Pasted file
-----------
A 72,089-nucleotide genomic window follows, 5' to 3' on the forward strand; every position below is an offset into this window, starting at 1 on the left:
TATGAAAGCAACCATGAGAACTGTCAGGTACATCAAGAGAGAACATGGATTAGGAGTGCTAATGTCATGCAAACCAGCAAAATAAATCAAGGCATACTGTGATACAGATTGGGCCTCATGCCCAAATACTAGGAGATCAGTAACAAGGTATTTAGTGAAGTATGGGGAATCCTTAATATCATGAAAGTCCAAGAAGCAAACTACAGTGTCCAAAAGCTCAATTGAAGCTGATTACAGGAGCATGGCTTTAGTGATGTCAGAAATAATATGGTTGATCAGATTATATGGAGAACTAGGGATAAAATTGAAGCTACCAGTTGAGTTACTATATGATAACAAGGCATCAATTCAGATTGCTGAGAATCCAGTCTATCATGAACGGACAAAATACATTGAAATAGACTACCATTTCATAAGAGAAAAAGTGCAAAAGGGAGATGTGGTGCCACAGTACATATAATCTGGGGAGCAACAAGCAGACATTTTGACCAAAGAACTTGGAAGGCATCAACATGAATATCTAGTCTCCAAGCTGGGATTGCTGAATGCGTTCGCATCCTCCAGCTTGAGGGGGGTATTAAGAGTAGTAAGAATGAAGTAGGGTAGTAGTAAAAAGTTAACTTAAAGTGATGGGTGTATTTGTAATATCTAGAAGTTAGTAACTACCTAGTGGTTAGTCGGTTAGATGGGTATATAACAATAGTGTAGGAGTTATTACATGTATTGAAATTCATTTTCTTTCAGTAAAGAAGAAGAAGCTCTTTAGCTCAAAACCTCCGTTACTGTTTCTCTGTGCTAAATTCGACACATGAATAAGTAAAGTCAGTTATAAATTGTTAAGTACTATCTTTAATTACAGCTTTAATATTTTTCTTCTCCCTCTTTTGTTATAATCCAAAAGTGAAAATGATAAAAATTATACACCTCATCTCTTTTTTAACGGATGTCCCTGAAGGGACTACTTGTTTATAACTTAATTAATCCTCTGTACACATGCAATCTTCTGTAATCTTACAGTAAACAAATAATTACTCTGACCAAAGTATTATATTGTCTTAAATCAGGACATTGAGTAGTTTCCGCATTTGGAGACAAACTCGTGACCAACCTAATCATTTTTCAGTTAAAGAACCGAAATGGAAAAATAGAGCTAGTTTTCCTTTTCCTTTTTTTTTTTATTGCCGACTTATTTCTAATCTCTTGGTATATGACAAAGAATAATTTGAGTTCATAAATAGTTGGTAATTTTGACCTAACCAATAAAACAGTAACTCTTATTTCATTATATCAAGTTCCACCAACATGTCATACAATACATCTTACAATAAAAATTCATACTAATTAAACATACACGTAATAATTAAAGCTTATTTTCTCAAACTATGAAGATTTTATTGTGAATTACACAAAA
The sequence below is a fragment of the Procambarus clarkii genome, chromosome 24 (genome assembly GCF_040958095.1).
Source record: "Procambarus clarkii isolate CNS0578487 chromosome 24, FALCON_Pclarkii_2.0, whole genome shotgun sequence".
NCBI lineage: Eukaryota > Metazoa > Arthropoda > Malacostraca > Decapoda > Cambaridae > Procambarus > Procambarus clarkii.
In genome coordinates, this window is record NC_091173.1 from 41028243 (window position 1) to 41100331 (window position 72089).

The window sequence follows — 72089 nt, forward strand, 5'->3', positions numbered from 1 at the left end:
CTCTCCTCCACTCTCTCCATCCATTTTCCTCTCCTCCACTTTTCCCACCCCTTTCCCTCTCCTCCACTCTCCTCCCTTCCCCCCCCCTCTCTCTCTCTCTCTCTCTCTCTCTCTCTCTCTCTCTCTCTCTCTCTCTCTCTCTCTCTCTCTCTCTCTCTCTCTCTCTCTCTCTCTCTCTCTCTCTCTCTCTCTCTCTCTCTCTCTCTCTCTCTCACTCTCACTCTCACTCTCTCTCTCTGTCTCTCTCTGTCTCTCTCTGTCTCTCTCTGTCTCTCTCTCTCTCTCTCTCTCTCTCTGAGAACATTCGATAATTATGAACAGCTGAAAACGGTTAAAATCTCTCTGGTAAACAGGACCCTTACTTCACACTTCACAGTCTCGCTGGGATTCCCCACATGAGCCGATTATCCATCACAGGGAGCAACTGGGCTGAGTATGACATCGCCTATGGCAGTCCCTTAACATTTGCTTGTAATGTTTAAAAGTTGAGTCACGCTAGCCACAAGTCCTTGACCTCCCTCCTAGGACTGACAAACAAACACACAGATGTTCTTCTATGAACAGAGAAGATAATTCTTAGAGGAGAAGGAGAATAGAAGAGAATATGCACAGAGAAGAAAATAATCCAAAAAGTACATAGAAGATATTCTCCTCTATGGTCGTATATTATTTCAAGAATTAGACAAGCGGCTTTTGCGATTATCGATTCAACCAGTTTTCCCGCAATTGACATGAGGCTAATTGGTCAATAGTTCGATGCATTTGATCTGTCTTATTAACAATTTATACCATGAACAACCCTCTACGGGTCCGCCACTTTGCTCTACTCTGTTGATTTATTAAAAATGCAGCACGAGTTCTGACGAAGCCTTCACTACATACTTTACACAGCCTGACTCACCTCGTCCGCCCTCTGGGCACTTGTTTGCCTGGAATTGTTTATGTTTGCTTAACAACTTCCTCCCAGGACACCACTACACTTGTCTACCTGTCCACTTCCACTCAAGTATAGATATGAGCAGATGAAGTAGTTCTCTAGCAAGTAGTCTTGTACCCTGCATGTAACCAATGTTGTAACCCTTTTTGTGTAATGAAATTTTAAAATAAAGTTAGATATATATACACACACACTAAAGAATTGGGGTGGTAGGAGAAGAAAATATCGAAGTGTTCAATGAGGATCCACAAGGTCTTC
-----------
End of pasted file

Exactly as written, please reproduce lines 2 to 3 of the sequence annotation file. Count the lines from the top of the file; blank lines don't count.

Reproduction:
TATGAAAGCAACCATGAGAACTGTCAGGTACATCAAGAGAGAACATGGATTAGGAGTGCTAATGTCATGCAAACCAGCAAAATAAATCAAGGCATACTGTGATACAGATTGGGCCTCATGCCCAAATACTAGGAGATCAGTAACAAGGTATTTAGTGAAGTATGGGGAATCCTTAATATCATGAAAGTCCAAGAAGCAAACTACAGTGTCCAAAAGCTCAATTGAAGCTGATTACAGGAGCATGGCTTTAGTGATGTCAGAAATAATATGGTTGATCAGATTATATGGAGAACTAGGGATAAAATTGAAGCTACCAGTTGAGTTACTATATGATAACAAGGCATCAATTCAGATTGCTGAGAATCCAGTCTATCATGAACGGACAAAATACATTGAAATAGACTACCATTTCATAAGAGAAAAAGTGCAAAAGGGAGATGTGGTGCCACAGTACATATAATCTGGGGAGCAACAAGCAGACATTTTGACCAAAGAACTTGGAAGGCATCAACATGAATATCTAGTCTCCAAGCTGGGATTGCTGAATGCGTTCGCATCCTCCAGCTTGAGGGGGGTATTAAGAGTAGTAAGAATGAAGTAGGGTAGTAGTAAAAAGTTAACTTAAAGTGATGGGTGTATTTGTAATATCTAGAAGTTAGTAACTACCTAGTGGTTAGTCGGTTAGATGGGTATATAACAATAGTGTAGGAGTTATTACATGTATTGAAATTCATTTTCTTTCAGTAAAGAAGAAGAAGCTCTTTAGCTCAAAACCTCCGTTACTGTTTCTCTGTGCTAAATTCGACACATGAATAAGTAAAGTCAGTTATAAATTGTTAAGTACTATCTTTAATTACAGCTTTAATATTTTTCTTCTCCCTCTTTTGTTATAATCCAAAAGTGAAAATGATAAAAATTATACACCTCATCTCTTTTTTAACGGATGTCCCTGAAGGGACTACTTGTTTATAACTTAATTAATCCTCTGTACACATGCAATCTTCTGTAATCTTACAGTAAACAAATAATTACTCTGACCAAAGTATTATATTGTCTTAAATCAGGACATTGAGTAGTTTCCGCATTTGGAGACAAACTCGTGACCAACCTAATCATTTTTCAGTTAAAGAACCGAAATGGAAAAATAGAGCTAGTTTTCCTTTTCCTTTTTTTTTTTATTGCCGACTTATTTCTAATCTCTTGGTATATGACAAAGAATAATTTGAGTTCATAAATAGTTGGTAATTTTGACCTAACCAATAAAACAGTAACTCTTATTTCATTATATCAAGTTCCACCAACATGTCATACAATACATCTTACAATAAAAATTCATACTAATTAAACATACACGTAATAATTAAAGCTTATTTTCTCAAACTATGAAGATTTTATTGTGAATTACACAAAA
The sequence below is a fragment of the Procambarus clarkii genome, chromosome 24 (genome assembly GCF_040958095.1).